But despite Mama’s take on things, there was nothing hasty about my decision. T. Chandler Caraway and I had never been meant for each other. We’d stuck things out for too many years before he decided he was moving on with someone else. I was only sorry I’d hung around so long he’d ended up being the one to make the decision, leaving me feeling rejected, unwanted, and just plain low.
No, freedom was not the issue. The way I saw it, if life were about nothing but freedom, there’d be no reason to get married to begin with. For me divorce meant just one thing—failure. And it was my own fault. No one had forced me to marry T. Chandler Caraway. Or bribed me. Or threatened to throw me off a bridge if I didn’t don a white dress and look starry-eyed while I chirped, “I do.” So who could blame me for deciding I’d take my time choosing someone else to share my life—or never choosing, for that matter. I was managing fine on my own for the first time in my life, if only Mama would stop trying to shove me back into couplehood.
“Stop squinting or you’ll ruin your eyes, dear.” Mama patted my shoulder and I blinked about half a dozen times to bring circulation back to my eyes, so she wouldn’t add, as she usually did, that I was courting retinal detachment. “Now about Stanley.” She shot me the same smile she used to use when I was a child and she wanted to convince me my medicine tasted like cherry candy.
Before she could tell me Stanley’s hobbies included turning water into gold and doing yard work, I cut her off. “I promise I’ll make time for you Thursday.” If I didn’t stop her now, she’d bring me a new man every week until my brain turned into a mass of quivering jelly and I gave in out of sheer exhaustion.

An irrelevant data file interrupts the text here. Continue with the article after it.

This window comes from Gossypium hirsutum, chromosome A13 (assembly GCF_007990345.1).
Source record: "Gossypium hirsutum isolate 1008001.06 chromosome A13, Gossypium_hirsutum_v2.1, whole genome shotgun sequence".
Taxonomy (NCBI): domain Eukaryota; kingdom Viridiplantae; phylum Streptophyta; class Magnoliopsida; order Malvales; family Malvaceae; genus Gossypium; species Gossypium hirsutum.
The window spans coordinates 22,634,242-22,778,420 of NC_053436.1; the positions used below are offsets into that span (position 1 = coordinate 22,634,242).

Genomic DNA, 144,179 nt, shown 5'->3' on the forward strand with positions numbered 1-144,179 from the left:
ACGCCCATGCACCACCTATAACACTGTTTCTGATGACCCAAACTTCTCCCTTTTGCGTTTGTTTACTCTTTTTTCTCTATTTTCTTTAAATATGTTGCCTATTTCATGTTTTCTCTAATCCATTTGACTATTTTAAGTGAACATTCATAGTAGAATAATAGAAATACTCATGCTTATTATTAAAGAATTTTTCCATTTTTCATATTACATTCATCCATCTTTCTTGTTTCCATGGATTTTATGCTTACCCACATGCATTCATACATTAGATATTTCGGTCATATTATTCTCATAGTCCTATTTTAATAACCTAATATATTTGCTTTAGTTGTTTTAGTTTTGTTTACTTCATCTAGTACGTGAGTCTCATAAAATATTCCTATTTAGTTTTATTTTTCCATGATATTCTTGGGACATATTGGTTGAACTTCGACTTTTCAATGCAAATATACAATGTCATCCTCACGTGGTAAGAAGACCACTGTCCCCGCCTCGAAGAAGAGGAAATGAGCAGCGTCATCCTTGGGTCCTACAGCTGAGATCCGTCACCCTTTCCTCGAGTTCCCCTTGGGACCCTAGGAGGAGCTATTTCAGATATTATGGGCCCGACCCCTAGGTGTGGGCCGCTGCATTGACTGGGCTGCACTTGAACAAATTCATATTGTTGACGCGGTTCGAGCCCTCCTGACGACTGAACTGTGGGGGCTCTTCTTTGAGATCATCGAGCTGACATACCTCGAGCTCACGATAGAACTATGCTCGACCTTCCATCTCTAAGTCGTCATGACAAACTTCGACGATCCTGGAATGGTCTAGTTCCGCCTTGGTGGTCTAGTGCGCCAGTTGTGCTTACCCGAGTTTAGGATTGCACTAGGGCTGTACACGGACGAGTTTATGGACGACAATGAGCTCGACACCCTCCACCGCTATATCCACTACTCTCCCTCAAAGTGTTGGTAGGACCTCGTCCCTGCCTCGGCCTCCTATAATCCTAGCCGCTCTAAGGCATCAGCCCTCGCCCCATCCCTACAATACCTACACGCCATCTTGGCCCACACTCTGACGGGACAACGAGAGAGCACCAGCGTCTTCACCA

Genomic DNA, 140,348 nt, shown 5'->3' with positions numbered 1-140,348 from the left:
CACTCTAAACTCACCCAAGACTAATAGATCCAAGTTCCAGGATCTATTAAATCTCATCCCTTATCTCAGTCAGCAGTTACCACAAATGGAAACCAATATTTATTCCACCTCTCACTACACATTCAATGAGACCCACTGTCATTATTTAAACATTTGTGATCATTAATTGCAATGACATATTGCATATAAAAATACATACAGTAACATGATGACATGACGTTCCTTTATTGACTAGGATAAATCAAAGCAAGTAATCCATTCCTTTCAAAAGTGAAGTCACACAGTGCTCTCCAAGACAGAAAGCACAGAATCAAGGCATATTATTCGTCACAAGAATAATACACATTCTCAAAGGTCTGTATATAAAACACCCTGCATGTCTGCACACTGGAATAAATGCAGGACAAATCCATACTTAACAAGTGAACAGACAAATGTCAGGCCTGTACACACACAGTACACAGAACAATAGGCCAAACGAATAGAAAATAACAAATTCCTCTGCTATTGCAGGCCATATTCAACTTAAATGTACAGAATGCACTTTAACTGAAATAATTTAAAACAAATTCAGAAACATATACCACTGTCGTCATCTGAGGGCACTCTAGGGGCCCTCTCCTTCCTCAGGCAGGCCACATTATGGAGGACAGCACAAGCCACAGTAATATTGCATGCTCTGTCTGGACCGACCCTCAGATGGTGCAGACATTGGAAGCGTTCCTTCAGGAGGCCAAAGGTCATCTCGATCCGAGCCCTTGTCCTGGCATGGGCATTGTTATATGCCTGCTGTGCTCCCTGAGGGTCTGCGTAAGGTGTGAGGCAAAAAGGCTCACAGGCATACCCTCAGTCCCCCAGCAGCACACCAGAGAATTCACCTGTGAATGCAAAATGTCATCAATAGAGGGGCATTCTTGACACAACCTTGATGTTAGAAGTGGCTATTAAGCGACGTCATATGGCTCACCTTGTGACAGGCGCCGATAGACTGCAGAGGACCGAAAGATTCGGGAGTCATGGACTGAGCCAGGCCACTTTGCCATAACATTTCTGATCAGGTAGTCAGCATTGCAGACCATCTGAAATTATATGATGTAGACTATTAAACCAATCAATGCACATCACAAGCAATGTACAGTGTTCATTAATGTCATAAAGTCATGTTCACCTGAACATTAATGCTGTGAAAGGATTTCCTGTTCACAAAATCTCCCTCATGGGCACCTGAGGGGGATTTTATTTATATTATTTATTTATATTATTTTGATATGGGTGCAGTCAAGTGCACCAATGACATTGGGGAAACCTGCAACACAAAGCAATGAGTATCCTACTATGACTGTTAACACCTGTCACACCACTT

I glanced over my shoulder half expecting Stanley to materialize and announce in a nasal voice that his mother had said we could go out and there was a new sci fi feature at the movies. Déjà vu had gripped me in its own special vice from the moment Mama mentioned a fix-up.
The first time she meddled in my social life, I was sixteen. Mama and her best friend Cora Haymans got together and paired me with Cora’s son Hartley, a pudgy fifteen-year-old my mother referred to as “promising.” Enough said. As far as I know, the promise was a false alarm and Hartley now spends his days strumming a banjo on a street corner near the Marketplace.
Undaunted by my threats to lock myself in my room for the next forty years, Mama then set me up with Myron Lenley III. Myron was one of those boys who specialized in drawing skulls and motorcycles in their notebooks instead of working on algebra problems. After him, there were a series of other silent, mouth-breathing youths. Mama didn’t give up meddling in my social life until I left home for college and found my husband all on my own. Unfortunately, she made no attempt to fix me up with the one boy I really cared about—Jack Maxwell. Jack had moved away years ago, gotten married, and as far as I knew lived in New Jersey. So much for her matchmaking skills.
I put my hand on her elbow and steered her to the left. “Mama, your babies are going to worry if you’re late getting home.” The babies were her two spoiled Chihuahuas. I knew it was good strategy to remind her they were fretting at home.
“I told them I was seeing Dr. Frey this morning.”
The light on the corner changed and we stepped into the crosswalk. Mama hung onto my arm, weighing me down as if she had anchors fashioned to her shoes.